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'Education is important. The government should pay us students to go to college'

I can’t afford to go to college in September because I am unemployed, writes Declan Lavin.

Image: Shutterstock/Indypendenz

I AM A student and I feel trapped. I can’t afford to go to college in September because I am jobless. However, because I am a student I cannot get jobseeker’s benefit. It’s a crazy Catch-22 situation that I have found myself in.

It is tragic that in 2017 poor people still have barriers put in front of them that prevent them breaking out of the poverty cycle. I’m only 20-years-old. What student is able to afford to pay €3,500 college fees plus travel costs to go to college? College is meant to be a launching pad. But only if you’re rich.

There is a grant system in place right now called SUSI to help students be able to afford college. But this system is flawed. It takes into account your proximity to the college and your whole family’s income, but doesn’t take into account whether your parents are separated or how many of your siblings are going to college as well.

I can’t find a summer job

If you’re an unemployed student, you are in a hopeless place. You cannot get any form of income. It is illegal in Ireland to claim the dole if you are a student but the problem is that there is a severe lack of job vacancies for students. Only certain job vacancies are suitable for students. We need weekend and evening hours. But most employers would prefer to take on someone who is available to work across the full week.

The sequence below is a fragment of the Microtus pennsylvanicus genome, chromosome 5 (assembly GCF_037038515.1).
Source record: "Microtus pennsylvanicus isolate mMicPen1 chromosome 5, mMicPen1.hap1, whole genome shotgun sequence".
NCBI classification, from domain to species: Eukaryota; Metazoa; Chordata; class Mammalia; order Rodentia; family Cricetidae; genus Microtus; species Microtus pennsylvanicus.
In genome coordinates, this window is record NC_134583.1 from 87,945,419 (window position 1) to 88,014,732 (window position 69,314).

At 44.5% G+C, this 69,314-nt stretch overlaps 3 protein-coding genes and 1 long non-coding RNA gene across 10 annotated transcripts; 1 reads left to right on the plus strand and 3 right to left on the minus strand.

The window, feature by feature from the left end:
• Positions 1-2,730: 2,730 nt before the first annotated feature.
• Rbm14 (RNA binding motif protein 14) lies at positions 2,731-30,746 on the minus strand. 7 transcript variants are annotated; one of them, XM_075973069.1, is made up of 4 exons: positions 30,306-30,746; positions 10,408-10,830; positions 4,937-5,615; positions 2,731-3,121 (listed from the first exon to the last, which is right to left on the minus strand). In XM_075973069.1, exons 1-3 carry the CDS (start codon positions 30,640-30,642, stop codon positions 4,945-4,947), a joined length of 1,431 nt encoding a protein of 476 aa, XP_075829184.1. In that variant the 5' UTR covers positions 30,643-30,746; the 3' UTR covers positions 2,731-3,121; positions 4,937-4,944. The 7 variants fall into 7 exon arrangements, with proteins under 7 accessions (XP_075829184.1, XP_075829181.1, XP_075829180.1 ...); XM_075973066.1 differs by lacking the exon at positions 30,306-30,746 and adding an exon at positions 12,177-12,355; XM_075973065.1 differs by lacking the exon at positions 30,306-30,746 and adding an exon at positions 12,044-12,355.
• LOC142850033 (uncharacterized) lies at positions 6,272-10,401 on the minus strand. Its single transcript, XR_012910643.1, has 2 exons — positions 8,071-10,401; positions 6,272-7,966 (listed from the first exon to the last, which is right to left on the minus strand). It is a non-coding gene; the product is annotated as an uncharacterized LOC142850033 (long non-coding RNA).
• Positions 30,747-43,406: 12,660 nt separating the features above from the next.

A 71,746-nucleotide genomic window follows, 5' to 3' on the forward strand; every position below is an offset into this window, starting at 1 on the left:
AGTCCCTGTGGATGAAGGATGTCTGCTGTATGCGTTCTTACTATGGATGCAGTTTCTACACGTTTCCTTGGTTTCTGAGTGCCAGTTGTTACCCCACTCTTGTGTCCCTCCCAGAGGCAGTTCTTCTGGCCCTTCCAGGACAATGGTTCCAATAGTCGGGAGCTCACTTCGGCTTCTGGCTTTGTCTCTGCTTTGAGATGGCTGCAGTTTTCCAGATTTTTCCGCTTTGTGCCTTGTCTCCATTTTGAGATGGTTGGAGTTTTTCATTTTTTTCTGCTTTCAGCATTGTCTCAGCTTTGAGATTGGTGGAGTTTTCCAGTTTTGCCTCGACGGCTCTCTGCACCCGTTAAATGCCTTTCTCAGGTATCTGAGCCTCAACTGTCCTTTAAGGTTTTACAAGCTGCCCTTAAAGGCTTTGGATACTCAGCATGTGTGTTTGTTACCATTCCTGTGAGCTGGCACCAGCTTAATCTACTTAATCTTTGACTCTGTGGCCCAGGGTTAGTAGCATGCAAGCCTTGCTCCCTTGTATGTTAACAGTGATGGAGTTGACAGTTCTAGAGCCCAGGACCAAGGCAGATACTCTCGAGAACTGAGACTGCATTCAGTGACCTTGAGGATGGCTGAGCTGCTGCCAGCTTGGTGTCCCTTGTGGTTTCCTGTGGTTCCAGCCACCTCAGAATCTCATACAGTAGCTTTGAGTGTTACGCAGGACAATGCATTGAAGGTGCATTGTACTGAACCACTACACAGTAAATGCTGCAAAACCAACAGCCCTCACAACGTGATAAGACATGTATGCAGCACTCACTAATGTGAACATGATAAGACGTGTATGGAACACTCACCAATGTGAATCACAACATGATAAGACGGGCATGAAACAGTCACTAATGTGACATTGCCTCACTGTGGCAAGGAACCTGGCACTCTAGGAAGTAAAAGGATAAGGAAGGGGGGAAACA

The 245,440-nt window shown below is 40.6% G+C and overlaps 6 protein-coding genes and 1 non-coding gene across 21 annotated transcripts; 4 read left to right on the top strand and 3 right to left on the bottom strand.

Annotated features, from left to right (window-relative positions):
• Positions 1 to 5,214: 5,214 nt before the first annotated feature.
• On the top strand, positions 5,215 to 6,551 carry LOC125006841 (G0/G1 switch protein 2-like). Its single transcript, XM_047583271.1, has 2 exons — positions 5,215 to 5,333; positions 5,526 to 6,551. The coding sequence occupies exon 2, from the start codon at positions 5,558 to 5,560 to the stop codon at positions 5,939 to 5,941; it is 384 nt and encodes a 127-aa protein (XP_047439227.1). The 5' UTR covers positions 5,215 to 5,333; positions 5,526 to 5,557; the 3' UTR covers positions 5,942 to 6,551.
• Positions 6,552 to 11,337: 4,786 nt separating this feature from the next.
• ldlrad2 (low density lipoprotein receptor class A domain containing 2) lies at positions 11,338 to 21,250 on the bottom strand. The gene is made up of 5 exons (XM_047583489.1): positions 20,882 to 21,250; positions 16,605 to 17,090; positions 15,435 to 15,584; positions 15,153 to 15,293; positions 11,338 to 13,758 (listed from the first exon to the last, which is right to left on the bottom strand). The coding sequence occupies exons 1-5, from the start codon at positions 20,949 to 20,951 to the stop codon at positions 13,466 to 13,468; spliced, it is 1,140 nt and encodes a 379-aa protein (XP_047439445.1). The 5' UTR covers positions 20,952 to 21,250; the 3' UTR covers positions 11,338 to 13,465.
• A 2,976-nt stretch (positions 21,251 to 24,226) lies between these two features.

Right now I am unemployed and I feel helpless. I have always obeyed the rules, paid my taxes, and worked. But I have no job currently and no way to bring in income despite hundreds of applications to jobs around the country.

I don’t get the logic behind not giving people who are trying to improve their life jobseeker’s benefit. Do the government think students are rich? No student has money after leaving school even with a part-time job.

The Danish system pays students to study

The Danish government pays students to go to college and as a result Denmark is rated one of the happiest countries in the world due to its educated workforce and high living standards. Every Danish student receives about €900 per month.

This financial support does not have to be paid back even if students drop out, and the only major requirement for students to receive the full amount is that they do not live with their parents. Students receive the free funding for a maximum of six years, starting at the age of 18. Those who are particularly successful are eligible to receive additional payments.

I definitely think that the government should pay for college not only because education should be the main priority, but some students want to go to college and can’t afford it.

The government could also go down the road of making college completely free like Germany has. This would also reduce the stress of going to college if students didn’t have to worry about college fees.

Education lifts people out of poverty

If we keep neglecting our students, they will never better themselves and might even have to emigrate. Either way, it will be Ireland’s loss.  If all of us were given a good equal education then poverty would evaporate quickly.

It might cost the government a lot in the short-term, but in the long-term if everyone who wanted to was able to get free higher education, they would be able to get higher paying jobs after graduating. This would result in more money being put into our economy and eventually everyone would have a better standard of living.

College would cost me 3.5K which I can’t afford because I don’t have an income and unemployed students cannot get any sort of wage from the government despite them trying to better their lives. After I save up a bit of money I will probably emigrate to England and try to build a career for myself there instead. Ireland hasn’t given me any other option.

Declan Lavin is a 20-year-old unemployed student. 

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